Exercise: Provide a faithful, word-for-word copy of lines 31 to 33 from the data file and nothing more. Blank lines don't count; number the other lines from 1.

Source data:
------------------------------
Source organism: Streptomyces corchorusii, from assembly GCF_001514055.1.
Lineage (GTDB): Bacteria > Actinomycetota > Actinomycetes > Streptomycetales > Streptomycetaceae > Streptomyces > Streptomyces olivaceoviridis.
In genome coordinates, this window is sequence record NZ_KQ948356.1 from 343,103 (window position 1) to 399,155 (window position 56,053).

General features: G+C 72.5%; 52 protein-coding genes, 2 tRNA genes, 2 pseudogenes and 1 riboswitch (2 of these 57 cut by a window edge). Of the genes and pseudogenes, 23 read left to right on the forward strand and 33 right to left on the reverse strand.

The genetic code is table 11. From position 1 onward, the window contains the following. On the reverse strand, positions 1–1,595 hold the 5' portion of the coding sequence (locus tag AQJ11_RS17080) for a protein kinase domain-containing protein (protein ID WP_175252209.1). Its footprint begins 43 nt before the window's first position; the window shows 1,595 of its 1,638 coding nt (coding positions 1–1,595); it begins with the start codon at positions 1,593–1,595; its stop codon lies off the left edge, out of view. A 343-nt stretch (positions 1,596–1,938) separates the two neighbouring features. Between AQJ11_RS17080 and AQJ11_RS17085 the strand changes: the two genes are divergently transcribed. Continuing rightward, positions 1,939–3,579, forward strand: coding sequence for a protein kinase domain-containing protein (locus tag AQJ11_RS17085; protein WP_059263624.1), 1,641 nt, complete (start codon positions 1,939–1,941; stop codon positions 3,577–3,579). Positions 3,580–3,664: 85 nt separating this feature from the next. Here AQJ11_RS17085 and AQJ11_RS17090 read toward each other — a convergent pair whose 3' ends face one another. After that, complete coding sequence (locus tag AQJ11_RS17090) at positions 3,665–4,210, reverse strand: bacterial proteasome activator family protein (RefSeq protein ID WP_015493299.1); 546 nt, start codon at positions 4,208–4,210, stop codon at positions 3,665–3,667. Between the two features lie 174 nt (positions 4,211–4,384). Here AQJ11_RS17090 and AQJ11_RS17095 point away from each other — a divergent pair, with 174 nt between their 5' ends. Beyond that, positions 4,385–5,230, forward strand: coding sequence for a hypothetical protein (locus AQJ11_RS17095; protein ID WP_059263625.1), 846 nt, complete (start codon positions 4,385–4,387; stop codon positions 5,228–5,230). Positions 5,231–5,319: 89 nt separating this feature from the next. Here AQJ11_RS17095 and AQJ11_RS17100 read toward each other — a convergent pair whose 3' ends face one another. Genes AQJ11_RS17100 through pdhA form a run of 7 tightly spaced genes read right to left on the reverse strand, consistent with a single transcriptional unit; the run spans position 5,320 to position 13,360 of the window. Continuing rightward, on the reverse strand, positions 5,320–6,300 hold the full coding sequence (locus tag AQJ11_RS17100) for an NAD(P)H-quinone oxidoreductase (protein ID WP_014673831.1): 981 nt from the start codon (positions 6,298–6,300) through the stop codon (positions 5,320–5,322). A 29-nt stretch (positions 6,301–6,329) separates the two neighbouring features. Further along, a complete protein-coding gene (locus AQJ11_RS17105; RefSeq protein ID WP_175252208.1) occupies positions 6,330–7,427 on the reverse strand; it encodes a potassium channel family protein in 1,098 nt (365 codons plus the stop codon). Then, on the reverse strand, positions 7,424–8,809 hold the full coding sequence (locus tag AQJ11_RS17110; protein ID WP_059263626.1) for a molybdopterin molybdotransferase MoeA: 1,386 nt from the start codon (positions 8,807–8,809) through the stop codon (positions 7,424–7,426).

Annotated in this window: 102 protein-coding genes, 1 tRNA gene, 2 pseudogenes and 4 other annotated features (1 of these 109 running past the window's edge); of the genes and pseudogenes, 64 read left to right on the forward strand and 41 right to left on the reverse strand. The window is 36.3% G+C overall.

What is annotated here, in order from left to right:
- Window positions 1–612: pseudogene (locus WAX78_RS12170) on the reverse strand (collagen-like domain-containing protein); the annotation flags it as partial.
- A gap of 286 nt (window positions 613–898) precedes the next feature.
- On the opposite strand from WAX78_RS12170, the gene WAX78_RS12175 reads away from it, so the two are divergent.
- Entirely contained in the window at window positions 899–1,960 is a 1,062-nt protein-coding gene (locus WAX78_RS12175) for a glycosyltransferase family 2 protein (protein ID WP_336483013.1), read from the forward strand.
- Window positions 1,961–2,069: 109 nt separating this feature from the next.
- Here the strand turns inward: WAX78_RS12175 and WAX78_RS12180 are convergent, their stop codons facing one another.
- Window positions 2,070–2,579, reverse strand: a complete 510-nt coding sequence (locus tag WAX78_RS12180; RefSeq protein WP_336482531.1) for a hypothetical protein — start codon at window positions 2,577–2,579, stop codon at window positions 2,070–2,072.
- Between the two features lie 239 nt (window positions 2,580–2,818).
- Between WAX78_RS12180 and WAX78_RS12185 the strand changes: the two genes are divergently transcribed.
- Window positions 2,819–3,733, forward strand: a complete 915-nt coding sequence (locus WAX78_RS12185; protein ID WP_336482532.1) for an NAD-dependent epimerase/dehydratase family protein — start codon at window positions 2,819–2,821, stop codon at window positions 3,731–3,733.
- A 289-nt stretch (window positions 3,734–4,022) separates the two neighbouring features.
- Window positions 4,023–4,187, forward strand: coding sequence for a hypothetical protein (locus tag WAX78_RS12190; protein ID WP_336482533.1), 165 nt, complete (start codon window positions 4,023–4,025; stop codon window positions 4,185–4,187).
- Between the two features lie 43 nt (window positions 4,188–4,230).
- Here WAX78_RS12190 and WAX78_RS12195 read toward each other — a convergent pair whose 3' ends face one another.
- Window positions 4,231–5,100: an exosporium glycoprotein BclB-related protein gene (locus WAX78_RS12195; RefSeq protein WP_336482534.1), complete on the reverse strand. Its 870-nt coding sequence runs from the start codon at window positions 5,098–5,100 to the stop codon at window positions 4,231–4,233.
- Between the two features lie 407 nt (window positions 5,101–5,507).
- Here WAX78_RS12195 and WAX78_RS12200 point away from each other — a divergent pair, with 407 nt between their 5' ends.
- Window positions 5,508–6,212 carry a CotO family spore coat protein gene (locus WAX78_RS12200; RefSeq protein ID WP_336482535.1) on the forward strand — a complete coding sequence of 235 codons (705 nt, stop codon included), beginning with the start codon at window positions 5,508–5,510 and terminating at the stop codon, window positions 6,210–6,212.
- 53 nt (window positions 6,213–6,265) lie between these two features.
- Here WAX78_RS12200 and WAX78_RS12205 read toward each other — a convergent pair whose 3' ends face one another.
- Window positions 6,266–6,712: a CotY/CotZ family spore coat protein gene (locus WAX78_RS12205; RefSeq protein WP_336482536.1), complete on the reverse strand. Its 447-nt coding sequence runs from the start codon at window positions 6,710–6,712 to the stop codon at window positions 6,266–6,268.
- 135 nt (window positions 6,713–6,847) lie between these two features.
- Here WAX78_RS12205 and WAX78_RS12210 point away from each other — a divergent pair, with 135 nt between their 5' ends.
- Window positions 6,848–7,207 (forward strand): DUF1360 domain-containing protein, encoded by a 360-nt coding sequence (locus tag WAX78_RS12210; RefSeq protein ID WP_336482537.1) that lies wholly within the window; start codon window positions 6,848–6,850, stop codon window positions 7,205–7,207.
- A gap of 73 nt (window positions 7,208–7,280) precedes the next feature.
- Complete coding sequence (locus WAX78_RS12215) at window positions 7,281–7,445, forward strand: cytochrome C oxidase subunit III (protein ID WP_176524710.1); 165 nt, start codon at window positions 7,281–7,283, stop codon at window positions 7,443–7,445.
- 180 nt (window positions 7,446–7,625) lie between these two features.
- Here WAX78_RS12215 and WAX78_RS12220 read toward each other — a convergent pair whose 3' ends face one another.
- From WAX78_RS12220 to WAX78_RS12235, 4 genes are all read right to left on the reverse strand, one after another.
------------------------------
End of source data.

- Window positions 6,848–7,207 (forward strand): DUF1360 domain-containing protein, encoded by a 360-nt coding sequence (locus tag WAX78_RS12210; RefSeq protein ID WP_336482537.1) that lies wholly within the window; start codon window positions 6,848–6,850, stop codon window positions 7,205–7,207.
- A gap of 73 nt (window positions 7,208–7,280) precedes the next feature.
- Complete coding sequence (locus WAX78_RS12215) at window positions 7,281–7,445, forward strand: cytochrome C oxidase subunit III (protein ID WP_176524710.1); 165 nt, start codon at window positions 7,281–7,283, stop codon at window positions 7,443–7,445.